Getting an accurate price
The only way to accurately cost a web copywriting job is for us to sit down and define it. That means getting to grips with:
- Pages in scope – we need to pinpoint these early on
- Source material – where will this come from? In this case, the source content was being drawn from the existing site
- Briefing processes – here, we agreed that face-to-face would work best, working through each page in detail
- Copy outcomes – in this case, a combination of clearer propositions and a more engaging tone of voice
- Business outcomes – the client wanted to reduce the number of customers falling out of the sign-up process
We look at some other factors too, but these are the main ones. (For more detail, read our guide to how we price your web copywriting project.)
The world of the guesstimate
Accurate scoping takes time. But this client wanted a quick idea of price over the phone. Which is fair enough.
After five minutes of clicking through the 60-or-so page site, I reckoned on a (very) rough price of £4,000-£8,000. The client didn’t sound too horrified. Maybe he just had a good poker voice, if there is such a thing.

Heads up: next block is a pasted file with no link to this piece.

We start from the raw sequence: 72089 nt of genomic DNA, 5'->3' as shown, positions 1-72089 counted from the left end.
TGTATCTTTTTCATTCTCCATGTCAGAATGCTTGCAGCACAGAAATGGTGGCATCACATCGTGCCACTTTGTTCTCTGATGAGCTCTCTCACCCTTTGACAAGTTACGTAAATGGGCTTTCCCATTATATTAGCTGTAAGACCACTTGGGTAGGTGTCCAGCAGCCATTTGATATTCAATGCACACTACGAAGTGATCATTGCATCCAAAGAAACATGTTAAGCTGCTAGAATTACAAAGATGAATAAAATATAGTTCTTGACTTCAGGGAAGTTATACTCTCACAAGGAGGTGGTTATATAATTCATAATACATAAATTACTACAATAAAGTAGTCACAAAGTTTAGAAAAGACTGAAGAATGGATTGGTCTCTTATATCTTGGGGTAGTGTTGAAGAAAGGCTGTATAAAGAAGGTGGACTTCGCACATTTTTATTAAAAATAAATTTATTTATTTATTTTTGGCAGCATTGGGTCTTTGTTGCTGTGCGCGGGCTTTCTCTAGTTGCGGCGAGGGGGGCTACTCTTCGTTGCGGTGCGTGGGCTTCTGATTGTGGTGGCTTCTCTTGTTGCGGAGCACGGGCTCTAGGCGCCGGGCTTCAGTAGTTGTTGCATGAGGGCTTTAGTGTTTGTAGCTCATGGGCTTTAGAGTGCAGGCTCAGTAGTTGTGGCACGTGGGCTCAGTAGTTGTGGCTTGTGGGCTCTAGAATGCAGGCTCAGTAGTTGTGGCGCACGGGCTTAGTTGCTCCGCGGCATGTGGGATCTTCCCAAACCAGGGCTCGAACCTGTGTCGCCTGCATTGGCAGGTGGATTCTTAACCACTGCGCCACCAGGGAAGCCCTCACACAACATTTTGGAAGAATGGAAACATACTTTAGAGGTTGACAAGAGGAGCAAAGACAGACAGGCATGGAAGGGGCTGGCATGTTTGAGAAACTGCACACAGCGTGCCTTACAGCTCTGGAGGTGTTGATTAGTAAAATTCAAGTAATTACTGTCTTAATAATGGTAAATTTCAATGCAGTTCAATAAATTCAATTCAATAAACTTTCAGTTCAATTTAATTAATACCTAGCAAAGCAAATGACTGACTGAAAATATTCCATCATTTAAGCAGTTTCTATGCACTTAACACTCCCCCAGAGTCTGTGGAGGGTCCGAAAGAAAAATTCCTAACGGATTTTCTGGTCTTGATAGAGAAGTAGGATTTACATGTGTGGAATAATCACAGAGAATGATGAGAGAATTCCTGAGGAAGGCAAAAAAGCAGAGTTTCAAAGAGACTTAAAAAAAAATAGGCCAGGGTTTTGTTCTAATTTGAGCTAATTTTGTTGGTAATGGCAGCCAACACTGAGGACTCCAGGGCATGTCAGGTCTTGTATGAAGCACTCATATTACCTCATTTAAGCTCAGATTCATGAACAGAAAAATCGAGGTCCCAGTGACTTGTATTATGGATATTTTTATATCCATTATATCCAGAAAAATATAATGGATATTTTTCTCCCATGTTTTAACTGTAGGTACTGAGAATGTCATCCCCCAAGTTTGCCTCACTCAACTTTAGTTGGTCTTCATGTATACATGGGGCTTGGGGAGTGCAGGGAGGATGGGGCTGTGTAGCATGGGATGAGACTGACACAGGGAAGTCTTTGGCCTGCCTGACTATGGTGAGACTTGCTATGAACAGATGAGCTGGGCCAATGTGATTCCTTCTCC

After the call, we pulled together a content audit document. We use this to re-draw the sitemap (information architecture), noting which pages we’ll need to work on. We then took the time to read each page.
Yes. You heard right.
Reading the source material is the only way to get a firm grip on content quality and how much surgery we’ll have to do. Then, each page got a ‘time to write’ value in hours. Some pages would only take five minutes – others, the best part of a day.
We then totted up all the hours, and gave the client a cost – one that included an audit and edit of their weighty help section, and one that didn't. We also included a summary of copywriting issues we found during the audit.
All in, it took around half a day to pull together the proposal.
So, how much did it cost?
Altogether, the job came to just over £4,000, including amends and the meaty help section. Removing the help section took the cost to just over £3,000.
Admittedly, we’d given the client a pretty broad ballpark cost over the phone, but it was good that the estimate wasn’t wildly wrong.
Is accurate pricing bad for business?
I sometimes wonder if our detailed approach puts clients off. After all, by going deep, we’ll uncover the true issues and the true costs involved.
Maybe I’m being cynical, but if a competitor just has a quick whizz around the site, there’s a good chance they’ll submit a lower price for the job. What they don’t see, they can’t cost. Then again, by accurately costing the job, we settled on a figure half that of our upper estimate.
In the end, we don’t want to win jobs which end up shackling us to an unrealistic price - either too low or too high. And no matter how appealing a low (but innacurate) price may be to the client, surely it’s in their interests to choose a supplier who's taken time to understand the task and price it realistically.
We’ll see. At the time of writing this post, the client is still pondering which supplier to go for.